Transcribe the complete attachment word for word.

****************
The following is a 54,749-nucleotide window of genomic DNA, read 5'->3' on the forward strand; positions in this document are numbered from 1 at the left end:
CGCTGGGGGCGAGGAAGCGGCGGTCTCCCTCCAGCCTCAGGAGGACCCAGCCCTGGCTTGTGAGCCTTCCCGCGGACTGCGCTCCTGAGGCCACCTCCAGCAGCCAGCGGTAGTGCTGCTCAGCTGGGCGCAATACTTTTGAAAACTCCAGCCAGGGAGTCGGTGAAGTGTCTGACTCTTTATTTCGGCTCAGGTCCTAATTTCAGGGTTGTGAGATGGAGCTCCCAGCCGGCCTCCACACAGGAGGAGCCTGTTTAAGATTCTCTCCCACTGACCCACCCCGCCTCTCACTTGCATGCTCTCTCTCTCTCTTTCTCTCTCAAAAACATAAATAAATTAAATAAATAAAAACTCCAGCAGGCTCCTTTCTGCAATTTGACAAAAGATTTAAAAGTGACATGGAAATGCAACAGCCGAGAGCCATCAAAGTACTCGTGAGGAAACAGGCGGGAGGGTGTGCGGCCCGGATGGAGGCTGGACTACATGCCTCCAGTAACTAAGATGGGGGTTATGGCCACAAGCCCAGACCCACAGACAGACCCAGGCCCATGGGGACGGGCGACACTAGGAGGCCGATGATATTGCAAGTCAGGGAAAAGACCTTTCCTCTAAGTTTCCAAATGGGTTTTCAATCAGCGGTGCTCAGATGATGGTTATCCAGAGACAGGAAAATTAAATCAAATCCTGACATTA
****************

The following is a 54,749-nucleotide window of genomic DNA, read 5'->3' on the forward strand; positions in this document are numbered from 1 at the left end:
CGCTGGGGGCGAGGAAGCGGCGGTCTCCCTCCAGCCTCAGGAGGACCCAGCCCTGGCTTGTGAGCCTTCCCGCGGACTGCGCTCCTGAGGCCACCTCCAGCAGCCAGCGGTAGTGCTGCTCAGCTGGGCGCAATACTTTTGAAAACTCCAGCCAGGGAGTCGGTGAAGTGTCTGACTCTTTATTTCGGCTCAGGTCCTAATTTCAGGGTTGTGAGATGGAGCTCCCAGCCGGCCTCCACACAGGAGGAGCCTGTTTAAGATTCTCTCCCACTGACCCACCCCGCCTCTCACTTGCATGCTCTCTCTCTCTCTTTCTCTCTCAAAAACATAAATAAATTAAATAAATAAAAACTCCAGCAGGCTCCTTTCTGCAATTTGACAAAAGATTTAAAAGTGACATGGAAATGCAACAGCCGAGAGCCATCAAAGTACTCGTGAGGAAACAGGCGGGAGGGTGTGCGGCCCGGATGGAGGCTGGACTACATGCCTCCAGTAACTAAGATGGGGGTTATGGCCACAAGCCCAGACCCACAGACAGACCCAGGCCCATGGGGACGGGCGACACTAGGAGGCCGATGATATTGCAAGTCAGGGAAAAGACCTTTCCTCTAAGTTTCCAAATGGGTTTTCAATCAGCGGTGCTCAGATGATGGTTATCCAGAGACAGGAAAATTAAATCAAATCCTGACATTA